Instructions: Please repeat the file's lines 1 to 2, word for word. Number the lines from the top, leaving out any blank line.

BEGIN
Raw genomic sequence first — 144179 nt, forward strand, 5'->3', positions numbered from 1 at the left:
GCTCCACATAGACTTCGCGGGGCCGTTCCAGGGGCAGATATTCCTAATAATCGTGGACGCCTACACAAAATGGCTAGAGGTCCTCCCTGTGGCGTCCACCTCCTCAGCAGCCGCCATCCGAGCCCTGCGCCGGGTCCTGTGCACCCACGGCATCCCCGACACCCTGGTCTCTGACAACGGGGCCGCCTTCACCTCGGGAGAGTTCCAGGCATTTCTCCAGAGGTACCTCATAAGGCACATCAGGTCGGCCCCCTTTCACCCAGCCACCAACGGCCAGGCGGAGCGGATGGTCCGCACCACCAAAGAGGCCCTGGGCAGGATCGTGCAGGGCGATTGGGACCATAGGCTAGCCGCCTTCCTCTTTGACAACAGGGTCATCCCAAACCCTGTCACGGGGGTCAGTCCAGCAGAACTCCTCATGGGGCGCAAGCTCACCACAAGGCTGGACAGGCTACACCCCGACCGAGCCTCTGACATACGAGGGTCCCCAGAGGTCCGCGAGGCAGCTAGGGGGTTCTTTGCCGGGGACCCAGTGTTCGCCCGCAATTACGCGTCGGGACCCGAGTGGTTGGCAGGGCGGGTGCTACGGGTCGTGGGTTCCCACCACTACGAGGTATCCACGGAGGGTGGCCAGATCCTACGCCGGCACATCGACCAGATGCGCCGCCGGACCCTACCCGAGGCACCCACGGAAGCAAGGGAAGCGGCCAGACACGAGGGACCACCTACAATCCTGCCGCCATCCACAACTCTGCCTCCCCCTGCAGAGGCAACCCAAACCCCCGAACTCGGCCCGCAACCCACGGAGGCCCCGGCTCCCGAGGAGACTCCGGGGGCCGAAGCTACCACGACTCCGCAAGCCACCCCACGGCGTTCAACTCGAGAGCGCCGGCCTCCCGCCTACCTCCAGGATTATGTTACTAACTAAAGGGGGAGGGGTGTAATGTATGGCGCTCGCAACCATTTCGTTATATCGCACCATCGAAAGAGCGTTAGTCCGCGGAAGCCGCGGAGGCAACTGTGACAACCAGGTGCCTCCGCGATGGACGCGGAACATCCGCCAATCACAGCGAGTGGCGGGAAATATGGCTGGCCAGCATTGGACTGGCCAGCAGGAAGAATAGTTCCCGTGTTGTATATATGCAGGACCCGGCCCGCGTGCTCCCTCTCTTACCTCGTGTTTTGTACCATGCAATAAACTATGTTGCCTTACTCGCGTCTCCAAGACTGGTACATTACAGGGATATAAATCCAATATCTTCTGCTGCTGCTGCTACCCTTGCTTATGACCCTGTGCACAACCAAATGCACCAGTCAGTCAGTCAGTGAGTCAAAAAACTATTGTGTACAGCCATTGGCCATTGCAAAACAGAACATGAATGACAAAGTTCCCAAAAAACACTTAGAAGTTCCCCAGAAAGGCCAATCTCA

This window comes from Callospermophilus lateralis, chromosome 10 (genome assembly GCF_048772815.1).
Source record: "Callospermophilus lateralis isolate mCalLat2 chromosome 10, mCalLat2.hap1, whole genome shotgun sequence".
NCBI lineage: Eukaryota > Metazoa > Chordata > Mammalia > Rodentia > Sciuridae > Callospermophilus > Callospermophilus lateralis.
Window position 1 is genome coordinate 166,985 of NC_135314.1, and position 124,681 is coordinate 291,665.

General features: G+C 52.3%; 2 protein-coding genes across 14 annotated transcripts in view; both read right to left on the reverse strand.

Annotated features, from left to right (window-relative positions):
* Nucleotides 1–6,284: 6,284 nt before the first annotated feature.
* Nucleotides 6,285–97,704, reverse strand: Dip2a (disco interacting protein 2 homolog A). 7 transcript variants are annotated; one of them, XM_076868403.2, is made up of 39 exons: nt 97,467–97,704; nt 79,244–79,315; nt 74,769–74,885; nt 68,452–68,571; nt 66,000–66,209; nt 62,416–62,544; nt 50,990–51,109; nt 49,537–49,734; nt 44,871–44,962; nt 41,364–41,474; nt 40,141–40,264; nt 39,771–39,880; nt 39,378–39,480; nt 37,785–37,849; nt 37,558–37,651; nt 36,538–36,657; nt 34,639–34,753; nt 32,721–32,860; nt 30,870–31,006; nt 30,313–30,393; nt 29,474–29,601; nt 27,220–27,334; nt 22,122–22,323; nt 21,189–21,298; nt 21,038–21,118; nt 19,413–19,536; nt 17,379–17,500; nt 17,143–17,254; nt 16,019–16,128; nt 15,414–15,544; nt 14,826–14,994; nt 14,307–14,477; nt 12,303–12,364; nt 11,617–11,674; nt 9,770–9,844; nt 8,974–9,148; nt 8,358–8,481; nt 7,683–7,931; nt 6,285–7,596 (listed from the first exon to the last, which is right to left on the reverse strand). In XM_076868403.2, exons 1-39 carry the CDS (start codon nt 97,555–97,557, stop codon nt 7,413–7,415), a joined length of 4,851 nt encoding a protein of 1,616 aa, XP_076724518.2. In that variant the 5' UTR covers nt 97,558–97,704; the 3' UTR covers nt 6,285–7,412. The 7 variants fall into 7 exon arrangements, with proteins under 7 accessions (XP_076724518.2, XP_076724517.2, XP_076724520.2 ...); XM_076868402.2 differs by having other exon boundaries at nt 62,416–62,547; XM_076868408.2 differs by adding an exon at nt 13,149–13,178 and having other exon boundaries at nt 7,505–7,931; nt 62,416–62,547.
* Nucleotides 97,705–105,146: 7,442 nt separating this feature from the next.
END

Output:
Raw genomic sequence first — 144179 nt, forward strand, 5'->3', positions numbered from 1 at the left:
GCTCCACATAGACTTCGCGGGGCCGTTCCAGGGGCAGATATTCCTAATAATCGTGGACGCCTACACAAAATGGCTAGAGGTCCTCCCTGTGGCGTCCACCTCCTCAGCAGCCGCCATCCGAGCCCTGCGCCGGGTCCTGTGCACCCACGGCATCCCCGACACCCTGGTCTCTGACAACGGGGCCGCCTTCACCTCGGGAGAGTTCCAGGCATTTCTCCAGAGGTACCTCATAAGGCACATCAGGTCGGCCCCCTTTCACCCAGCCACCAACGGCCAGGCGGAGCGGATGGTCCGCACCACCAAAGAGGCCCTGGGCAGGATCGTGCAGGGCGATTGGGACCATAGGCTAGCCGCCTTCCTCTTTGACAACAGGGTCATCCCAAACCCTGTCACGGGGGTCAGTCCAGCAGAACTCCTCATGGGGCGCAAGCTCACCACAAGGCTGGACAGGCTACACCCCGACCGAGCCTCTGACATACGAGGGTCCCCAGAGGTCCGCGAGGCAGCTAGGGGGTTCTTTGCCGGGGACCCAGTGTTCGCCCGCAATTACGCGTCGGGACCCGAGTGGTTGGCAGGGCGGGTGCTACGGGTCGTGGGTTCCCACCACTACGAGGTATCCACGGAGGGTGGCCAGATCCTACGCCGGCACATCGACCAGATGCGCCGCCGGACCCTACCCGAGGCACCCACGGAAGCAAGGGAAGCGGCCAGACACGAGGGACCACCTACAATCCTGCCGCCATCCACAACTCTGCCTCCCCCTGCAGAGGCAACCCAAACCCCCGAACTCGGCCCGCAACCCACGGAGGCCCCGGCTCCCGAGGAGACTCCGGGGGCCGAAGCTACCACGACTCCGCAAGCCACCCCACGGCGTTCAACTCGAGAGCGCCGGCCTCCCGCCTACCTCCAGGATTATGTTACTAACTAAAGGGGGAGGGGTGTAATGTATGGCGCTCGCAACCATTTCGTTATATCGCACCATCGAAAGAGCGTTAGTCCGCGGAAGCCGCGGAGGCAACTGTGACAACCAGGTGCCTCCGCGATGGACGCGGAACATCCGCCAATCACAGCGAGTGGCGGGAAATATGGCTGGCCAGCATTGGACTGGCCAGCAGGAAGAATAGTTCCCGTGTTGTATATATGCAGGACCCGGCCCGCGTGCTCCCTCTCTTACCTCGTGTTTTGTACCATGCAATAAACTATGTTGCCTTACTCGCGTCTCCAAGACTGGTACATTACAGGGATATAAATCCAATATCTTCTGCTGCTGCTGCTACCCTTGCTTATGACCCTGTGCACAACCAAATGCACCAGTCAGTCAGTCAGTGAGTCAAAAAACTATTGTGTACAGCCATTGGCCATTGCAAAACAGAACATGAATGACAAAGTTCCCAAAAAACACTTAGAAGTTCCCCAGAAAGGCCAATCTCA